Legal battle brews in Dawson City over historic building

Renovations to the historic CIBC building in Dawson City, Yukon, are in limbo as the city and a contractor both claim to own the building.

Both town and local contractor claim to own the CIBC building

The mayor of Dawson City in Yukon says the historic CIBC building is an eyesore. (CBC)

Renovations to the historic CIBC building in Dawson City, Yukon, are in limbo.

The town has declared the building an eyesore and a nuisance, as well as being a hazard. Municipal officials want to do renovations, but there is a dispute as to who actually owns the building.

The CIBC leased the building from the town, but that lease ran out in 1999. Contractor Mike Palma bought the building from the CIBC for one dollar in the 1980s.

"The building is mine. I purchased the building outright from the bank, they tried to offer it to Parks Canada and they didn't want it. So finally I took it over and I fixed it, stabilized because it was almost collapsing so I fixed up the foundation," said Palma.

Mayor Peter Jenkins wants to do repairs to the building. He said it belongs to the town ever since the lease ran out in 1999. He's anxious to board up windows and replace some of the tin siding before winter.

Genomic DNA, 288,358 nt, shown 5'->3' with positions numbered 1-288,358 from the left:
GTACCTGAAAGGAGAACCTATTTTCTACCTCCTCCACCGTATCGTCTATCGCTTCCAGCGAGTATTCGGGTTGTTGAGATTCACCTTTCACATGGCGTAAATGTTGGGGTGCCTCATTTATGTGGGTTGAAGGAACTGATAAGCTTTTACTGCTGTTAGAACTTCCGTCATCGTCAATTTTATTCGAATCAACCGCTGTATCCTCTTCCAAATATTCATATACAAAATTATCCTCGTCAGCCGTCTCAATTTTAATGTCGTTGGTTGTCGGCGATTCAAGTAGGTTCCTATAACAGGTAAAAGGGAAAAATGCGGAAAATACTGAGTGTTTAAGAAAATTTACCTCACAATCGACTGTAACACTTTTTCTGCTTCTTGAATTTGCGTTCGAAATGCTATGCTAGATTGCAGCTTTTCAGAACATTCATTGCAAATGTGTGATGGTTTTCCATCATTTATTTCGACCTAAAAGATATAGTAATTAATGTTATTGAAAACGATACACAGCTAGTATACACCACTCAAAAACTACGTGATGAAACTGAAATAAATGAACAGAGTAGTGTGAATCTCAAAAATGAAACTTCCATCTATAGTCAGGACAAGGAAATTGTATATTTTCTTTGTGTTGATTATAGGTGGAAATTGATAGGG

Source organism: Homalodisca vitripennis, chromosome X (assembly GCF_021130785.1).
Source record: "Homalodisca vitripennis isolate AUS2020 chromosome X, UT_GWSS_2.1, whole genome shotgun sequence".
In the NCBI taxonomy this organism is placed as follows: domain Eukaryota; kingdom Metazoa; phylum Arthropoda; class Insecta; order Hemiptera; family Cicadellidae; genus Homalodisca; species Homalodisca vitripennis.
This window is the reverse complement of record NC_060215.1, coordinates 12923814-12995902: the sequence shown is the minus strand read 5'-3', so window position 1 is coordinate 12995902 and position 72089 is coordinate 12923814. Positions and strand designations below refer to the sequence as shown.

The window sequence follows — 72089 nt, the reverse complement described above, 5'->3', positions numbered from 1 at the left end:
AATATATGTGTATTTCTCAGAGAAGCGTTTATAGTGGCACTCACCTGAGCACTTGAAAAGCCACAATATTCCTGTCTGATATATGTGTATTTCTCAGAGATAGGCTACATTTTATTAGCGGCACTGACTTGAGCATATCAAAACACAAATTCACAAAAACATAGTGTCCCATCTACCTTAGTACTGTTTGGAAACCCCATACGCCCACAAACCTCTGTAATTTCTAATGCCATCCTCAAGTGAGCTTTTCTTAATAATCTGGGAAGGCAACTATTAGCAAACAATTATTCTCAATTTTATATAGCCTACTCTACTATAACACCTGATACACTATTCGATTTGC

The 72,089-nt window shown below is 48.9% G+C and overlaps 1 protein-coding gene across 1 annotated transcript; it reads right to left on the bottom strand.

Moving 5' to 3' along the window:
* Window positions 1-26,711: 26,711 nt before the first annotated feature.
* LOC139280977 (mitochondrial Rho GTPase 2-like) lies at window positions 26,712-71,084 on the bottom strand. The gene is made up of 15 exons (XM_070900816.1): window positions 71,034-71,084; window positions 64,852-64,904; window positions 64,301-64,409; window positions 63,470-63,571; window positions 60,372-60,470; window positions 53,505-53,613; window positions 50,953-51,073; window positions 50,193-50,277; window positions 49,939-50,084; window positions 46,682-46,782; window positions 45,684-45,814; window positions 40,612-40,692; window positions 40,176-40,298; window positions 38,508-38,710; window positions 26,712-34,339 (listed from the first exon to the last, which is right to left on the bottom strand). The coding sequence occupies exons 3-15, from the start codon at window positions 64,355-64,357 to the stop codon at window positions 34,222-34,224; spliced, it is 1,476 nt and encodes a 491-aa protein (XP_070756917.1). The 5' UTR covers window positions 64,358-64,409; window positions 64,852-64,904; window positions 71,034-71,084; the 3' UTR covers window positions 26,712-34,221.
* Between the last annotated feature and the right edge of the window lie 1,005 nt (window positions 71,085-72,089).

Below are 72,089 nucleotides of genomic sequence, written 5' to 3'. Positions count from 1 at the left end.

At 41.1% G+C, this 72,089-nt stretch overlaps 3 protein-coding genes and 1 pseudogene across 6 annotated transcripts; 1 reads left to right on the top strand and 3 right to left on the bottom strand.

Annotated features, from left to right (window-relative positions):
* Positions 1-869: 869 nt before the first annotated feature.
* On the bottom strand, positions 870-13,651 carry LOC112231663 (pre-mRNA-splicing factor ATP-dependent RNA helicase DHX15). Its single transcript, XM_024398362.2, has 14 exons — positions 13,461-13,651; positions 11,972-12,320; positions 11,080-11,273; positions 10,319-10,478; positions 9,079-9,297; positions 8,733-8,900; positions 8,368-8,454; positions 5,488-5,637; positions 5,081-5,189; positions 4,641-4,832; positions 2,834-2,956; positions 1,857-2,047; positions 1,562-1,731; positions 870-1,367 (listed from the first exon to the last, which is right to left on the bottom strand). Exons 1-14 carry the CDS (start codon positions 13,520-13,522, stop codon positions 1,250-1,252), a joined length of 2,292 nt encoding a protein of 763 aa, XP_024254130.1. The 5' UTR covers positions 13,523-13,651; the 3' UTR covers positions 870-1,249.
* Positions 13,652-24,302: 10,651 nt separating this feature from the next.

The city hired a contractor to do the work.

"It has been approximately 20 years since that lease has been transferred, the city has declared the site a nuisance and an eyesore and we set out, tendered out the contract to enhance the exterior and cover the windows with plywood painted grey and do some cosmetic work on the north side. That contractor got into a discussion with the individual who purports to own the building and he refused to complete that work and so the city is going to have to retender that work out," said Jenkins.

Unless the city can find another contractor to fix up the building, it will sit open to another harsh winter. The case goes to court next spring.

Hector Renaud, from the Dawson City Heritage Advisory Committee, said the building must be saved.

"It is what I call one of the top five in town, I know it has to be saved. I know there is a conflict in town of potentially who owns it and things of that nature, but without that building we lose a major impact in tourist attraction is Dawson," said Hector Renaud from the Dawson City Heritage Advisory Committee.